5 Ways Not to Begin Your Freelance Copywriting Career

5 Ways Not to Begin Your Freelance Copywriting Career

By on Aug 19, 2016 in Business Writing, Writing & Editing

freelance copywriting career

Albert Einstein said it best, “A person who never made a mistake never tried anything new.”

Remember that first day of school? The threshold of the unknown?

Well, if you’re a rising copywriter — it’s that first day of first grade all over again.

Luckily, you are a bit older, and know how to deal with beginnings. You do, don’t you?

Want to begin your copywriting journey on the right foot?

Avoid these five common mistakes:

1. Assuming that “being good with words” is enough.

As an award-winning copywriter Bruce Bendinger puts it, “Copywriting is a job. A skilled craft. Verbal carpentry. Words on paper. Scripts to time. And one more thing. Salesmanship.”

Does he mention talent? No.

In fact, oftentimes established copywriters are not natural-born wordsmiths. “Being good with words” doesn’t hurt, but it’s not a prerequisite of being a copywriter. To call yourself a “verbal carpenter,” you have to study the craft of copywriting first.

Check out American Writers & Artists Inc. (AWAI) and Copyblogger — in addition to investment-worthy products, both companies offer tons of free educational resources on copywriting.

Check them out today.

2. Expecting an “overnight success.”

Successful careers aren’t built overnight.

Successful copywriting careers are no exception.

You have to show up, and put in many hours, days, and months of hard, and often boring, work; before you start landing clients, and making money.

According to Joshua T. Boswell, an AWAI success story, going full time in copywriting takes anywhere from eight to eighteen months; and in case you suspect there’s a big IF attached to the estimate, you’re right.

Not everyone makes it to the finish line. That’s fine. That’s what competition’s about. You have every chance of being a winner.

Be realistic. Be persistent. Be patient.

Don’t quit.

3. Working for free.

Working on spec isn’t the same as working for free.

If you write on spec, and your client uses your copy, you should get paid. At the very least you should be able to add your copy to your portfolio as a sample. You should get a nice testimonial, and one or two referrals from your client. But that’s a lot of “should” that doesn’t always apply to the real world.

If you do write on spec, make sure you get some kind of tangible compensation for your work.

It’s your time. Your effort. Your “words on paper.”

Respect yourself.

4. Working for peanuts.

No, this won’t do.

You’ve invested your time, effort, and quite possibly, money, in acquiring copywriting skills. You’ve put together a few strong samples.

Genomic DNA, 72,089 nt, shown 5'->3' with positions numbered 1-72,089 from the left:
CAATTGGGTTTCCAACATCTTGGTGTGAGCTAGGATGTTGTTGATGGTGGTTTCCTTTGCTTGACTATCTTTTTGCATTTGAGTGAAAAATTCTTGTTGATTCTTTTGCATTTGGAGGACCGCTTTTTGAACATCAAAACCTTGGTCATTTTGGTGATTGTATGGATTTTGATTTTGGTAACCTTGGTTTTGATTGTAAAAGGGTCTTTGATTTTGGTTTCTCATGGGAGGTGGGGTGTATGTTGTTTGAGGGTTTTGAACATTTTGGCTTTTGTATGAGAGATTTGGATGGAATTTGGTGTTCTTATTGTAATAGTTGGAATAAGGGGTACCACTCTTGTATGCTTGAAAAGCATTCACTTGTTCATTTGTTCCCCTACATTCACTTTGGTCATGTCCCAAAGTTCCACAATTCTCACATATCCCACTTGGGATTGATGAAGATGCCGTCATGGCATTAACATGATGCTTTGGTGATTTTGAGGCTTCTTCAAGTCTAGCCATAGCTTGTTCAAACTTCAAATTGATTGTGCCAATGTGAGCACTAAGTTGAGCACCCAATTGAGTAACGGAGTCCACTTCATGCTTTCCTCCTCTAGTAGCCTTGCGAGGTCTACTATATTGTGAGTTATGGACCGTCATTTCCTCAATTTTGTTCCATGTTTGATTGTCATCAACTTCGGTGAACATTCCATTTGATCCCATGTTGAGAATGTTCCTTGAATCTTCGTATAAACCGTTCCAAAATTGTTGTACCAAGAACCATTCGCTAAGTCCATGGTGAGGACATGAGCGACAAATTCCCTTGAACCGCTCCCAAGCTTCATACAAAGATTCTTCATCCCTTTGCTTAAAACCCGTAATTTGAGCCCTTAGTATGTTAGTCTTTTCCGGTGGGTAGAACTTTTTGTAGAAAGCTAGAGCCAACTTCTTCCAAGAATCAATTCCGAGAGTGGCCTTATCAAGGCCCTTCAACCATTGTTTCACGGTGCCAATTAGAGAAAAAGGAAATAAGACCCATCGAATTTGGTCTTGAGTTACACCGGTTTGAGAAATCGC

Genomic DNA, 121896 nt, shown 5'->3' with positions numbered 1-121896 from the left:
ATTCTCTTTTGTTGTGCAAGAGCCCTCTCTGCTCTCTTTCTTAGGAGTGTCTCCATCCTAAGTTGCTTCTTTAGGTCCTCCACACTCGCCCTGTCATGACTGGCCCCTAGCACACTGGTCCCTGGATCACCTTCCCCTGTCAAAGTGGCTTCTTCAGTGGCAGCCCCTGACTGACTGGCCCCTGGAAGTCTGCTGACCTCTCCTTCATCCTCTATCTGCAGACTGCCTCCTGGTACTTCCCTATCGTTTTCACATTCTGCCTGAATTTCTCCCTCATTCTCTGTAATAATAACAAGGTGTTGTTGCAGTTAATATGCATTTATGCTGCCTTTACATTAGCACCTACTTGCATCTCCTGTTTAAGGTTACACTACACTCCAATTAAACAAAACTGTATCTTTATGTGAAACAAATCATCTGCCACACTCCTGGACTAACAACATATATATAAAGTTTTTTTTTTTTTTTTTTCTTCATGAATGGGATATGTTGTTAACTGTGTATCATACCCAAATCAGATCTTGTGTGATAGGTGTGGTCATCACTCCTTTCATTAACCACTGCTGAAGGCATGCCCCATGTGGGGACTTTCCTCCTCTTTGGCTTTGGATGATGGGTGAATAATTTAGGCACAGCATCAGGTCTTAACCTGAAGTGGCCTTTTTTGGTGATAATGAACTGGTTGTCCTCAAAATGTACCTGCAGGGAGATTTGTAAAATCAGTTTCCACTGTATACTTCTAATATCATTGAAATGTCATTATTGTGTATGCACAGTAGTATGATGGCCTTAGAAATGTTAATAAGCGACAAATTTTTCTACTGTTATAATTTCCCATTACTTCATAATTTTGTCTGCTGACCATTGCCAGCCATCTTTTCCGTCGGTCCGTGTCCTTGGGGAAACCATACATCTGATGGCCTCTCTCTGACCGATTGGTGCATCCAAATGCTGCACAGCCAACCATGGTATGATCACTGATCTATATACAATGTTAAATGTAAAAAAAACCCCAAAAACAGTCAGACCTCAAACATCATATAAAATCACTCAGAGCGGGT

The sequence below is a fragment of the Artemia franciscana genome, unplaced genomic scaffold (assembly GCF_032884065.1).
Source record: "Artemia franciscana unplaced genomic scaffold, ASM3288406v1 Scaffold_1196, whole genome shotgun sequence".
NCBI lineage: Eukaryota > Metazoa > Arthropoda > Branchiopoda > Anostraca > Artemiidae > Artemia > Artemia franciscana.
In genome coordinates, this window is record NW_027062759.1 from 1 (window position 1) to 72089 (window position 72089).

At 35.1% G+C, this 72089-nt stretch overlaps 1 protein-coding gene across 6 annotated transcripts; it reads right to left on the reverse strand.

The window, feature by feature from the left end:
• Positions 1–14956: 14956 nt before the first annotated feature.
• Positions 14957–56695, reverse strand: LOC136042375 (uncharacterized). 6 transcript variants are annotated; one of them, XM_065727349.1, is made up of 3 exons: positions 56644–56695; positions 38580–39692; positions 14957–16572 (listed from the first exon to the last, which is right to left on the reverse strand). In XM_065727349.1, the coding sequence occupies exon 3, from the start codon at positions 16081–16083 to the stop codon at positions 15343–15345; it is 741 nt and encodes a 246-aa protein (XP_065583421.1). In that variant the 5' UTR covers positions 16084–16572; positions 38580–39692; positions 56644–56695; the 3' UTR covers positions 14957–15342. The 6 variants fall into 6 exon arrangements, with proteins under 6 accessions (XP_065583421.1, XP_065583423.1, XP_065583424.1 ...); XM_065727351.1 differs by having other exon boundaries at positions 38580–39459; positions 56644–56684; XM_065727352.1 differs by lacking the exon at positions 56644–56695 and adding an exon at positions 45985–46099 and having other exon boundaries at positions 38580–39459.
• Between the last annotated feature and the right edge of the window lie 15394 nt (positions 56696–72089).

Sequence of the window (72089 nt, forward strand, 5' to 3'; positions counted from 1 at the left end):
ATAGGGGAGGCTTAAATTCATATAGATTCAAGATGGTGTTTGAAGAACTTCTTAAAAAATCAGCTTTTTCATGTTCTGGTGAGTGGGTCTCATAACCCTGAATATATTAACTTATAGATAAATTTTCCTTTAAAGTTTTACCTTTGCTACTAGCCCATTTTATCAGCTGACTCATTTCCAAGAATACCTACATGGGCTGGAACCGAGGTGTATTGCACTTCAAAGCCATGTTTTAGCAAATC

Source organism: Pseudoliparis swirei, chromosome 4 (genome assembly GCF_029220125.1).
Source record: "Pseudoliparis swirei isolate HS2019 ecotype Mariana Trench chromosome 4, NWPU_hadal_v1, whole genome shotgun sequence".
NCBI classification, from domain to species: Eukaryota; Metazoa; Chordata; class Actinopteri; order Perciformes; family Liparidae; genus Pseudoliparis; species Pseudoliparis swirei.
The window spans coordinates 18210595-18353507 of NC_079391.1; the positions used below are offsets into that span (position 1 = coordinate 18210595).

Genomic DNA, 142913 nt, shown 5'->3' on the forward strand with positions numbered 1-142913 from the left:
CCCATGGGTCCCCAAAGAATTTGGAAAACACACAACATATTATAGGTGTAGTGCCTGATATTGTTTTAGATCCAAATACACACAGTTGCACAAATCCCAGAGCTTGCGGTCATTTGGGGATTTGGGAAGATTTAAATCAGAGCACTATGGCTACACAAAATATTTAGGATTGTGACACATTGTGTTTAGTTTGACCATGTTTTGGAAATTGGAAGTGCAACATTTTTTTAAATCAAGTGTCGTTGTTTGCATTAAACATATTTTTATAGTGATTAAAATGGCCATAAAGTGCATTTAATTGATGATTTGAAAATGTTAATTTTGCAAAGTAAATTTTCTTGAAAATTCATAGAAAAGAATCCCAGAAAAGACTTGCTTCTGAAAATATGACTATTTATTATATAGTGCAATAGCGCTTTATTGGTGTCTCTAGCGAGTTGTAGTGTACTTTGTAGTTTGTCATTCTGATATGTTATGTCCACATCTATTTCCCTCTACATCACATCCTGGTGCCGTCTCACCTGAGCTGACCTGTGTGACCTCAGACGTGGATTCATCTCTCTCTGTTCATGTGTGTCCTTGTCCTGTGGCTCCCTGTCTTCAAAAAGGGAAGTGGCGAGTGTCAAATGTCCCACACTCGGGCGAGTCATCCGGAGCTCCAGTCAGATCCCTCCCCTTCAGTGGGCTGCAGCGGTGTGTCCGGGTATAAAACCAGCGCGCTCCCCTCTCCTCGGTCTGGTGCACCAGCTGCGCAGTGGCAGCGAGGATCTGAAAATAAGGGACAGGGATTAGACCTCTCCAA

You’ve worked hard to market yourself. So when potential clients come knocking on your door, charge for your services accordingly. “You’re inexperienced,” a potential client might say, “Peanuts. That’s all I can offer.”

Walk away. Don’t waste your valuable time.

Concentrate on clients that are willing to pay you for your work. Charge a reasonable, but fair price from the very beginning. As you gain experience, you’ll be able to charge more.

Once again: respect yourself.

5. Doing it alone.

Come out of your shell.

If you can afford going to a conference — go. Or mingle for free from the comfort of your own home.

Join professional groups on LinkedIn and Facebook, and contribute to discussions. Visit sites such as e-Books India, Copyblogger, and American Writers & Artists Inc.; and don’t just read an article, and leave — stay awhile.

Introduce yourself. Ask a question. Share a story. You’ll discover a supportive community of like-minded people. You won’t feel isolated. Before long you’ll start building connections.

One of those connections may help you land a great copywriting gig someday.

Be social.

It’s kind of like meeting other kids on the first day of first grade.

Remember butterflies in your stomach, a tingling mixture of fear and excitement? Remember how you walked up to a kid you’d never seen before, and said hi? How great it felt?

Beginnings aren’t easy. But they are wonderful. You’ve embarked on a new journey. You’re bound to make mistakes. Good for you. Strive for your own, unique, mistakes, though.

Learn from mistakes that have been made by others. Those, old, mistakes are treacherous spots already marked on your road map to success. Avoid them—you’ll get to your destination faster.

Happy copywriting!

Image credit: Pixabay

Sasha A. Palmer (aka Happy) is a Russian born, US based translator, copywriter, and author. She’s writing in English—her second language—for a living and pleasure. Visit Sasha at www.sashaapalmer.com.


    1 Comment

  1. I’ve been a copywriter for almost 10 years, and your article made me remember how tough it was to get started. I think respecting yourself and not trying to make a go of it alone are the two most important things you can do.


    August 22, 2016

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